Frank Kameny's Tuesday death at the age
of 86 is being mourned by gay rights groups and lawmakers.
Authorities believed Kameny
died in his sleep of natural causes in his Washington home. He
died on the day the country celebrates National Coming Out Day.
Kameny, who was fired in 1957 by the
United States government because he was gay, co-founded the
Mattachine Society of Washington, one of America's earliest gay
rights groups. He went on to coin the phrase “Gay is good.”
“Frank Kameny led an extraordinary
life marked by heroic activism that set a path for the modern LGBT
civil rights movement,” said Joe Solmonese, president of the Human
Rights Campaign (HRC), the nation's largest gay rights advocate.
“From his early days fighting institutionalized discrimination in
the federal workforce, Dr. Kameny taught us all that 'Gay is Good.'
As we say goodbye to this trailblazer on National Coming Out Day, we
remember the remarkable power we all have to change the world by
living our lives like Frank – openly, honestly and authentically.”
Mike Thompson, acting president of the
Gay and Lesbian Alliance Against Defamation (GLAAD), said the legacy
of Kameny's work lives on.
“Frank Kameny sparked national change
and set the example for gay and lesbian Americans to live their lives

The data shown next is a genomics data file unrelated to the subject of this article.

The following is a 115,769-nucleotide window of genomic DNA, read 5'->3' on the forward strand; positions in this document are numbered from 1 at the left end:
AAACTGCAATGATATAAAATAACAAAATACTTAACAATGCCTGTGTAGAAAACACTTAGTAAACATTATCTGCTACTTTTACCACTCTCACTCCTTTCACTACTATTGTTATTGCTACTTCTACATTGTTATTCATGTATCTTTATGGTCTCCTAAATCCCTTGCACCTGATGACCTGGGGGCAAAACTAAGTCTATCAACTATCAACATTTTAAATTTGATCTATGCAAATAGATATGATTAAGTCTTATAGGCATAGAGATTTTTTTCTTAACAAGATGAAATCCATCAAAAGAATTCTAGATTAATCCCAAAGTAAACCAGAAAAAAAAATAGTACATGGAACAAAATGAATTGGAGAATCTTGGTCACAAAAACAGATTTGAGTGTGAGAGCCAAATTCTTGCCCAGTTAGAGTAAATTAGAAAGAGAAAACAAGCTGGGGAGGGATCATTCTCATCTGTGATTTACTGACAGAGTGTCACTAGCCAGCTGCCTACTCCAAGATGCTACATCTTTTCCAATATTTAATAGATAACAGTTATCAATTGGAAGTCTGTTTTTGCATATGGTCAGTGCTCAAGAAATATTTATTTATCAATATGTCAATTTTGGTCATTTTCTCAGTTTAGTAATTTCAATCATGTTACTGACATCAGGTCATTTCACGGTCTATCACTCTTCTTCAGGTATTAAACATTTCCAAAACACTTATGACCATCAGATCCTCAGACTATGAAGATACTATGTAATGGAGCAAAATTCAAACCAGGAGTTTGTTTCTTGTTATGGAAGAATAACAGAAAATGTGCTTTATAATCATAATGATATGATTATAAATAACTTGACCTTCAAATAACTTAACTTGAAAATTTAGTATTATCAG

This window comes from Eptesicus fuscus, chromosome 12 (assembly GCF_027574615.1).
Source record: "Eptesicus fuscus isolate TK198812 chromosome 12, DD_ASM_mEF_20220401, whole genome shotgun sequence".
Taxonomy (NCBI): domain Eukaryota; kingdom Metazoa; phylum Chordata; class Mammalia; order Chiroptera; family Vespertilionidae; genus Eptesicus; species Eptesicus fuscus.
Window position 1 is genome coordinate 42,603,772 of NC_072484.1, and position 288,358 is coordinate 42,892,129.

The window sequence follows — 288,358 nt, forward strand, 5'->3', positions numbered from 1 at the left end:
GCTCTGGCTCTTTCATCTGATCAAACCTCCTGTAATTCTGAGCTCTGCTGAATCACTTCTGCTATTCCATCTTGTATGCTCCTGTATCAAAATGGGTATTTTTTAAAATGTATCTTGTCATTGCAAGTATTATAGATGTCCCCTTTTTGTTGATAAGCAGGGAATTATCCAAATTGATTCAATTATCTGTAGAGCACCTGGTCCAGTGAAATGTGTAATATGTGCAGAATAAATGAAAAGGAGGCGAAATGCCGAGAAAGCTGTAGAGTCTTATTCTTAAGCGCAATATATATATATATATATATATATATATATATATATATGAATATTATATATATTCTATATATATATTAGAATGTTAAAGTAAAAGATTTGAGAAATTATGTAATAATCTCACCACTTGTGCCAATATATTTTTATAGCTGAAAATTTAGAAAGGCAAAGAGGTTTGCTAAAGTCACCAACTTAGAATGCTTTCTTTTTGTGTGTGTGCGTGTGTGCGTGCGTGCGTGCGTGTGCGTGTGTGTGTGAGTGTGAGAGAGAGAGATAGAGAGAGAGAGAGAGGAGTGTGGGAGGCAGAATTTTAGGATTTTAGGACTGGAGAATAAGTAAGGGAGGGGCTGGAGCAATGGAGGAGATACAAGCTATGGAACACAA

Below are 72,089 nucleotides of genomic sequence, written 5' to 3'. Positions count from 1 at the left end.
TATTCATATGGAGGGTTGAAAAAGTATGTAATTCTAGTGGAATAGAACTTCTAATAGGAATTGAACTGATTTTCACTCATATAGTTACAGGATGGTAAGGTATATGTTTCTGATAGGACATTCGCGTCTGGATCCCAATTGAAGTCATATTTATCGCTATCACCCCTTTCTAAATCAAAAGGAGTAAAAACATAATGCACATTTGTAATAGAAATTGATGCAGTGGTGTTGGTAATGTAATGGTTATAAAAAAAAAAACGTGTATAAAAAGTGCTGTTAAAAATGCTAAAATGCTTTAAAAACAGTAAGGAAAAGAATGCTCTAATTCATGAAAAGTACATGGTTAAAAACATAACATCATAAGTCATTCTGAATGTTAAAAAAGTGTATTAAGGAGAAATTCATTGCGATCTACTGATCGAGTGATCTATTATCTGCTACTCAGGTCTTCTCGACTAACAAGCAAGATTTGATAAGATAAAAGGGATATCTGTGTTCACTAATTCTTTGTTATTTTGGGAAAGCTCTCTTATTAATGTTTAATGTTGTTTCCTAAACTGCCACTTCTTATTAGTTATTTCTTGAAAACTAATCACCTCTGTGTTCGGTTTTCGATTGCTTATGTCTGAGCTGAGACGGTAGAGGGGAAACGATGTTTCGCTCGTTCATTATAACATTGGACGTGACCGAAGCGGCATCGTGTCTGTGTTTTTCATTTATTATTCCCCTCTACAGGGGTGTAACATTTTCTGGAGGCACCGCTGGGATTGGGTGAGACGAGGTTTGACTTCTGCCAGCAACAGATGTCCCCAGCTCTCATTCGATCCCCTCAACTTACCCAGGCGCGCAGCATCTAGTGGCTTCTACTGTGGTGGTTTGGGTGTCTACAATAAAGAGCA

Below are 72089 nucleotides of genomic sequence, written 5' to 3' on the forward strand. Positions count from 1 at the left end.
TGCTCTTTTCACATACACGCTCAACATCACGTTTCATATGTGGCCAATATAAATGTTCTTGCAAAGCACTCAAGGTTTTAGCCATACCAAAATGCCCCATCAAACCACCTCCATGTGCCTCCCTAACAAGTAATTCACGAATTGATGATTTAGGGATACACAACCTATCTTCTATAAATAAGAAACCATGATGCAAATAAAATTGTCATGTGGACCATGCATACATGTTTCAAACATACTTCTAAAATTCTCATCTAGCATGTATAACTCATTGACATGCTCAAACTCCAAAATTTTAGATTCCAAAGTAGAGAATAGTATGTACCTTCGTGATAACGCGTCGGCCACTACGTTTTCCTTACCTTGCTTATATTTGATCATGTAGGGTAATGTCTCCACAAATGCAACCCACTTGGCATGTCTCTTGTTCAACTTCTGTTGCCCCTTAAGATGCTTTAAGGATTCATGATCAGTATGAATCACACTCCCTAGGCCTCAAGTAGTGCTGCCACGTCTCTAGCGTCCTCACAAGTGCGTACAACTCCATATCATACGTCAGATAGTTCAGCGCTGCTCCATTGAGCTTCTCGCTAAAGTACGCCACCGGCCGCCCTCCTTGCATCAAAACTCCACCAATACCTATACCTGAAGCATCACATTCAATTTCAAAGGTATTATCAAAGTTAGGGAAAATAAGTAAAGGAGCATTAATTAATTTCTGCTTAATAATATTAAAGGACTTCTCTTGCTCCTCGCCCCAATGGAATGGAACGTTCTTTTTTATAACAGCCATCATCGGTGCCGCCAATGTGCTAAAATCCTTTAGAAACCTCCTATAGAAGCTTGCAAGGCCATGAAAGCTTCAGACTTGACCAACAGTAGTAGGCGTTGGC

openly and proudly. He taught us the power that our visibility and
stories have in changing hearts and minds. Today on National Coming
Out Day, we honor Frank's legacy not only by remembering this
pioneer, but by continuing his work to speak out and share our own
Chad Griffin, board president of the
American Foundation for Equal Rights (AFER), the group challenging
the constitutionality of Proposition 8, California's gay marriage
ban, called Kameny an American hero.
“America has lost a hero today,”
Griffin wrote in a statement. “Out and proud, Frank Kameny was
fighting for equality long before the rest of us knew we could.
Because there was one Frank Kameny, trailblazing and honest enough to
speak out 50 years ago, there are now millions of Americans, coming
out, speaking out and fighting for their basic civil rights. His is
a legacy of bravery and tremendous impact and will live on in the
hearts and minds of every American who values equality and justice.”
House Minority Leader Nancy Pelosi
added: “He turned his personal story of discrimination into action,
his encounter with prejudice into determination. Through his work,
he became a revered figure in the national LGBT movement; through his
achievements, America became a more equal, more compassionate
House calls Frank Kameny an American hero.)